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 March 2nd, 2014, 06:54 PM #1 Newbie   Joined: Mar 2014 Posts: 5 Thanks: 0 solve the following equation - Hard problem I need to show all the work for extra credit. March 3rd, 2014, 05:31 AM #2 Math Team   Joined: Sep 2007 Posts: 2,409 Thanks: 6 Re: solve the following equation - Hard problem Your teacher said that if you showed someone else's work you would be given extra credit? That seems very strange. March 3rd, 2014, 12:23 PM #3 Global Moderator   Joined: May 2007 Posts: 6,821 Thanks: 723 Re: solve the following equation - Hard problem It is extremely difficult to solve an equation which is blank. March 4th, 2014, 11:35 AM   #4
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Re: solve the following equation - Hard problem

Here is the math problem
Attached Images problem.JPG (9.9 KB, 119 views) March 4th, 2014, 11:47 AM #5 Global Moderator   Joined: Dec 2006 Posts: 20,966 Thanks: 2216 That equation has no real solutions. Are you sure it is given correctly? March 4th, 2014, 01:40 PM   #6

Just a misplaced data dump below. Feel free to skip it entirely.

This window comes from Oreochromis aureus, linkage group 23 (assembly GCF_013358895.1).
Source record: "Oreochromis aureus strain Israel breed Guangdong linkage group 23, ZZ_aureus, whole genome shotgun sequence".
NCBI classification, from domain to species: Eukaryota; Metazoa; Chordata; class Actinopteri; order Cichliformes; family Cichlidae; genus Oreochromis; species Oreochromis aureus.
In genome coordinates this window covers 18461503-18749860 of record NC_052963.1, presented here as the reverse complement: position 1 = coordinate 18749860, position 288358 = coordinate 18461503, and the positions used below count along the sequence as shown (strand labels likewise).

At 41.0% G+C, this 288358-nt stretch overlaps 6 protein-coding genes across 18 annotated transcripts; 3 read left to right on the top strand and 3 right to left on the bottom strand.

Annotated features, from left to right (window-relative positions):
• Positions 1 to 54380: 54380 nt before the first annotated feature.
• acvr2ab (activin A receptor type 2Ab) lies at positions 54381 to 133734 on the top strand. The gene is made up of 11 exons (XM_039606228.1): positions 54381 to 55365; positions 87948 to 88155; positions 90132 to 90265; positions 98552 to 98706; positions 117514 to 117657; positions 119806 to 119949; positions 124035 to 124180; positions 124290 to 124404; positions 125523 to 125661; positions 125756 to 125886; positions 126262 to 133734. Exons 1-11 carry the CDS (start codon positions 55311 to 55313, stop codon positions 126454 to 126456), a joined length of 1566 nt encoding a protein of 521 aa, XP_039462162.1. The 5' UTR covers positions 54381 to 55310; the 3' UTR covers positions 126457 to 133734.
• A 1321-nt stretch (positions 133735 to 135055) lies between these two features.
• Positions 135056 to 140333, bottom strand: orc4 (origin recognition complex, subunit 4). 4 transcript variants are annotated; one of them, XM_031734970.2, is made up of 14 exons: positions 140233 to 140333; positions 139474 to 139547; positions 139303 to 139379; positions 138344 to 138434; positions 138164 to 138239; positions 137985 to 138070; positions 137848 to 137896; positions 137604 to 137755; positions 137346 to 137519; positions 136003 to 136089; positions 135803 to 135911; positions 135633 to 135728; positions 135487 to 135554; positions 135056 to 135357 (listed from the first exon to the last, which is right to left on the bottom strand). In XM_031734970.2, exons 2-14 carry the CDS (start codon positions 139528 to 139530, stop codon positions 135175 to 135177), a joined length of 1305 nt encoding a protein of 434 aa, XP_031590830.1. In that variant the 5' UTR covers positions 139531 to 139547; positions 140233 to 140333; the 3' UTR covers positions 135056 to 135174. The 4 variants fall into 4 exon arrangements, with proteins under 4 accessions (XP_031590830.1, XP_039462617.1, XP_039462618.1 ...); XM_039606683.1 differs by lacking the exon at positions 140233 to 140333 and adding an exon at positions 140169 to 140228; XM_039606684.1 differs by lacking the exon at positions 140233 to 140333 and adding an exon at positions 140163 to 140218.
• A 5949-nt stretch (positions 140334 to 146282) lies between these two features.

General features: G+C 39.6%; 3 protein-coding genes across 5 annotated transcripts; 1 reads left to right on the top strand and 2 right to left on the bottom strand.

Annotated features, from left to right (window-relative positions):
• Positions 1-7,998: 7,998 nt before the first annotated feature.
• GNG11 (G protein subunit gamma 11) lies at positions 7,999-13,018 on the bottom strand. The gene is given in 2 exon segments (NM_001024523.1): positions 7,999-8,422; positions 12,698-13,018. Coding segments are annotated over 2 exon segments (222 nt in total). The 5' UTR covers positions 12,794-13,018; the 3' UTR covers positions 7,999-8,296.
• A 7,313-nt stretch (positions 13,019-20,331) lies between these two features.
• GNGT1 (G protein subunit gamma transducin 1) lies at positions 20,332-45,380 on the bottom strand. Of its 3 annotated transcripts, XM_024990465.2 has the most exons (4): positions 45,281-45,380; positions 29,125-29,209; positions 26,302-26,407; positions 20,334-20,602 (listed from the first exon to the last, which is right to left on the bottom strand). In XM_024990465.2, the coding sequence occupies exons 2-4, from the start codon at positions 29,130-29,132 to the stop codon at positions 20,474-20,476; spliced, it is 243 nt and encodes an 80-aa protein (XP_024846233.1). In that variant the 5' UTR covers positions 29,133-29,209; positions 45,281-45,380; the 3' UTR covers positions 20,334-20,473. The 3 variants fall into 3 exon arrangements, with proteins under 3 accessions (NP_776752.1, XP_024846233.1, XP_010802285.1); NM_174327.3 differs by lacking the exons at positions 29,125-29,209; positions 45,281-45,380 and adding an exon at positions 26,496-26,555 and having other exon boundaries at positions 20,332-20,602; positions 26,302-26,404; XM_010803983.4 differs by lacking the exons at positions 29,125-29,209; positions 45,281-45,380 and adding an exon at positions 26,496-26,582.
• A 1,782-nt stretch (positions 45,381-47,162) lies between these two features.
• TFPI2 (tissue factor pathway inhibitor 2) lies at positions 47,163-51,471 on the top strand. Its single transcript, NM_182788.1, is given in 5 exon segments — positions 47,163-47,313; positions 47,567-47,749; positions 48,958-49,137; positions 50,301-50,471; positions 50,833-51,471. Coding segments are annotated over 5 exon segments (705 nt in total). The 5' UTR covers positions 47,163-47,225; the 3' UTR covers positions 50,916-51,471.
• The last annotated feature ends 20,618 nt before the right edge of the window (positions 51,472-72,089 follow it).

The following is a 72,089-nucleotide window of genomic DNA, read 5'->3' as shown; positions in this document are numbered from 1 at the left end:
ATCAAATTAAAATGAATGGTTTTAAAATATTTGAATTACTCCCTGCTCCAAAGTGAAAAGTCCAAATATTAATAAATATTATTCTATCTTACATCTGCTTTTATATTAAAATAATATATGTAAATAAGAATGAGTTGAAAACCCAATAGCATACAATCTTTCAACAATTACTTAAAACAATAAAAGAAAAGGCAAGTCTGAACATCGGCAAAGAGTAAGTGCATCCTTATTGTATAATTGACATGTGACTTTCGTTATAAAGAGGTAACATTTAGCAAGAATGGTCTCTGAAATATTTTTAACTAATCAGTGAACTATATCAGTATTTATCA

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Re: solve the following equation - Hard problem

I double check on the problem and Yes!
Attached Images problem.JPG (10.0 KB, 114 views) March 4th, 2014, 04:18 PM #7 Math Team   Joined: Oct 2011 From: Ottawa Ontario, Canada Posts: 14,597 Thanks: 1038 Re: solve the following equation - Hard problem Well, you must mean "to the power"; then you get solutions: http://www.wolframalpha.com/input/?i=so ... %3D0+for+x The way you present your stuff, looks like multiplications. March 5th, 2014, 03:50 AM #8 Global Moderator   Joined: Dec 2006 Posts: 20,966 Thanks: 2216 After "double checking", a different equation was posted, so the original equation was incorrect. It's easy to see that the second equation's real solutions correspond to sin�x = 1/4 and sin�x = 3/4, as the equation is effectively a quadratic equation in (16/81)^(sin�x), solving which gives (16/81)^(sin�x) = 2/3 or 8/27. Hence x = �?/6 + k? or �?/3 + k?, where k is an integer. Tags equation, hard, problem, solve ,

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